Ancelotti may need more than win over Lyon to stay on at PSG

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As with all things, the French tend to be philosophical about their sport. Though it would be a mistake to paint the entire population with the same broad brush, you’re more likely to get the larger perspective out of a French soccer fan after results that might lead others to claims of “famous” wins or states of “crisis”. For some, the approach explains why draws seem to be more palatable around Ligue 1. One match’s results are too little to get excited about, especially when the score’s inconclusive.

Carlo Ancelloti, however, has begun to draw conclusions from philosophers. The Milan legend who won the Premier League at Chelsea is nearing his one year anniversary at Paris Saint-Germain. When he took over for Antoine Kombouaré on Dec. 30, 2011, PSG had just used a win over Saint-Etienne to move into first place, a spot they’ve infrequently held since. After falling at Nancy on March 31, PSG lost their lead and eventually the title to Montpellier. They have not led the league at the end of a round since.

That Ancelotti has not faced the same scrutiny that befell Kombouaré seems incongruous until you remember who hired him. Leonardo, brought in last season to serve as PSG’s director of football, chose Ancelotti, his first coaching hired in Paris. The Brazilian inherited Kombouaré, a circumstance that left the coach’s job the source of constant speculation throughout the first half of last season. Ancelotti has already gotten leeway the former PSG defender never saw.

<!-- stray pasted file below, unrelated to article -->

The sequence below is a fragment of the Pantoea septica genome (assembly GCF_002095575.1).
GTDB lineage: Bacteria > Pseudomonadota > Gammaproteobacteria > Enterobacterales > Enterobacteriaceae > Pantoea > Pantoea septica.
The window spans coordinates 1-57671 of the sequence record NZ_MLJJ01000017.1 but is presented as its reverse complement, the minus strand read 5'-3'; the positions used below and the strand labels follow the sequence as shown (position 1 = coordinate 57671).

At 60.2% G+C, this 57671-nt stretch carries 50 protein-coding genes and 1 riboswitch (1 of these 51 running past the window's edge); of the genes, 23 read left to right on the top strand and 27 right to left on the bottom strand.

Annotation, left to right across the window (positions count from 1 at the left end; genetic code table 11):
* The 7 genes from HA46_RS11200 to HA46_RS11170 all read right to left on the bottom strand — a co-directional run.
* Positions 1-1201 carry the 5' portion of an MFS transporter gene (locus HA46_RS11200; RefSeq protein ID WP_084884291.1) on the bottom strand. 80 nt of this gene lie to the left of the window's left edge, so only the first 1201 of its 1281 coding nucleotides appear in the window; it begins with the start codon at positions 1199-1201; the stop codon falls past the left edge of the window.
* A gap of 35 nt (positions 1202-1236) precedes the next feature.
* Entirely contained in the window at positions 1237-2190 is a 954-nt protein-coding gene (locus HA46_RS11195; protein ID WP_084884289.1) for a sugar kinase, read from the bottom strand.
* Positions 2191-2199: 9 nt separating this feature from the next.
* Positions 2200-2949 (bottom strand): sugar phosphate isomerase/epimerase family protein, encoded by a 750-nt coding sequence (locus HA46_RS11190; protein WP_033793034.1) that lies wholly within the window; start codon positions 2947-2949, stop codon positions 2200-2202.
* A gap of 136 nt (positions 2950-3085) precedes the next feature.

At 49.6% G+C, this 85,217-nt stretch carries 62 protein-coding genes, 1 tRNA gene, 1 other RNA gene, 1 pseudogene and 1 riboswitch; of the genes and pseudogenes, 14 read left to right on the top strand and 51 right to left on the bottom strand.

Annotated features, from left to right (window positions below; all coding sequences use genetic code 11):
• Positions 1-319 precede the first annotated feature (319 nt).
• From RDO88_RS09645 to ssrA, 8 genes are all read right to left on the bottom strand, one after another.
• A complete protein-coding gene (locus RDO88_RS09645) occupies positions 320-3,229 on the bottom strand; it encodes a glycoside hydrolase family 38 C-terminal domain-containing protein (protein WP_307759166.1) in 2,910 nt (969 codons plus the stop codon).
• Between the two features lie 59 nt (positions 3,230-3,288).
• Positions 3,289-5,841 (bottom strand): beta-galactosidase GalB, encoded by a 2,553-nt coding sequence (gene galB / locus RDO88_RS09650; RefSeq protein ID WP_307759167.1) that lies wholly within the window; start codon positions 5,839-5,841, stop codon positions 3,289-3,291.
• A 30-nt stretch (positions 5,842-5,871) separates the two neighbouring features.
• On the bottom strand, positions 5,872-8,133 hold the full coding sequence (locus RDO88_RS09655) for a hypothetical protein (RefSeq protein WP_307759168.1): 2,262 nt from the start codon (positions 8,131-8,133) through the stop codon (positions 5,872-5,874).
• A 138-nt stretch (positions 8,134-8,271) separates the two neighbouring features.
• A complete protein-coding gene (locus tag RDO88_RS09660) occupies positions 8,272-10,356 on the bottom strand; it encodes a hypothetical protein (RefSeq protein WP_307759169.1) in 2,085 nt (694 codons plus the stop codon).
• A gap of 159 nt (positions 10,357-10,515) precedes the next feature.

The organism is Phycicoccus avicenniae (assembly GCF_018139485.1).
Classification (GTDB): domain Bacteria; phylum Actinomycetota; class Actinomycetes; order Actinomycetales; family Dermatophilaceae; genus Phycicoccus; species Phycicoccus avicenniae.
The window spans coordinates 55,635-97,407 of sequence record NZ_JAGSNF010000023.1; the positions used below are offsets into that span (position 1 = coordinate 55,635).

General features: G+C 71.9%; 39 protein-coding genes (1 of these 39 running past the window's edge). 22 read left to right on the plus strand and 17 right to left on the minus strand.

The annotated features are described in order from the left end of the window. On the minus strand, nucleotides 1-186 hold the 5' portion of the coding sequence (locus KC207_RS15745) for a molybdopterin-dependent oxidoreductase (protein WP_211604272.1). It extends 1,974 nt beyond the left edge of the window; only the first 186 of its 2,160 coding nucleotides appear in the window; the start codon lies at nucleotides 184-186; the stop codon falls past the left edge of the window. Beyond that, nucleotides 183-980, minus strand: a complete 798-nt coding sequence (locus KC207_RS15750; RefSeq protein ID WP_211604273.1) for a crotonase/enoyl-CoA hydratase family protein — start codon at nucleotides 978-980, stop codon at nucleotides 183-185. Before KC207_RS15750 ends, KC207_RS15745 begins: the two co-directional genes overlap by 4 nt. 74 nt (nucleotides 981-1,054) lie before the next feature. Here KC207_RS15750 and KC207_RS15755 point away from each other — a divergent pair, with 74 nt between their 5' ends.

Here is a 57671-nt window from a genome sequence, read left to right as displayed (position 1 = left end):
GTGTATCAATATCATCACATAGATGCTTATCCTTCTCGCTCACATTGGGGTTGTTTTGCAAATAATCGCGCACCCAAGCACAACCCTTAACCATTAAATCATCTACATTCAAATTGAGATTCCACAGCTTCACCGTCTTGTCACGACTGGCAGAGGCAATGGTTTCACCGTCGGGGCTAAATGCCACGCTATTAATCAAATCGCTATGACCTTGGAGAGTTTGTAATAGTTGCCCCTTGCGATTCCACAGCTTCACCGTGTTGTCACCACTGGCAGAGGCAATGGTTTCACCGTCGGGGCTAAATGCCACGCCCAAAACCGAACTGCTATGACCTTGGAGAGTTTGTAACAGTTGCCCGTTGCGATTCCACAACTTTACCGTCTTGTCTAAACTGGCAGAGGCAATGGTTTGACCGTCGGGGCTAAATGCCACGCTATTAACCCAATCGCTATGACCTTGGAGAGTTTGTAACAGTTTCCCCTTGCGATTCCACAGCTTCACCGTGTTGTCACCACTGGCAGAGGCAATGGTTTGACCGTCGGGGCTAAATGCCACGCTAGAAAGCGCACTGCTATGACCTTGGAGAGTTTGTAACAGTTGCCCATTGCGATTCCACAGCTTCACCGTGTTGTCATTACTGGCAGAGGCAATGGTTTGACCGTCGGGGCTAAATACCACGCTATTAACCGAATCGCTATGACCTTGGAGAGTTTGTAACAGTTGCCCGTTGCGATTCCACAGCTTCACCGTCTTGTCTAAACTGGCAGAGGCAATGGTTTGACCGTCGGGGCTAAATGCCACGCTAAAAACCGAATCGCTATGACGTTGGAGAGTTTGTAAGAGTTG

The expectations on Ancelotti, however, are higher, part of the reason the two-time Champions League winner’s viability is starting to be questioned. Paris Saint-Germain enter Sunday’s match against league-leading Olympique Lyonnais three points back despite another huge round of summer investment from their Qatari owners. Most notably, Zlatan Ibrahimovic was not only purchased but has dominated the league, scoring a league-leading 17 times in his first 14 appearances. Add in talents of Ezequiel Lavezzi, Marco Veratti, Thiago Silva and Gregory Van Der Wiel – all added over the summer – and concern over Ancelotti’s results becomes understandable.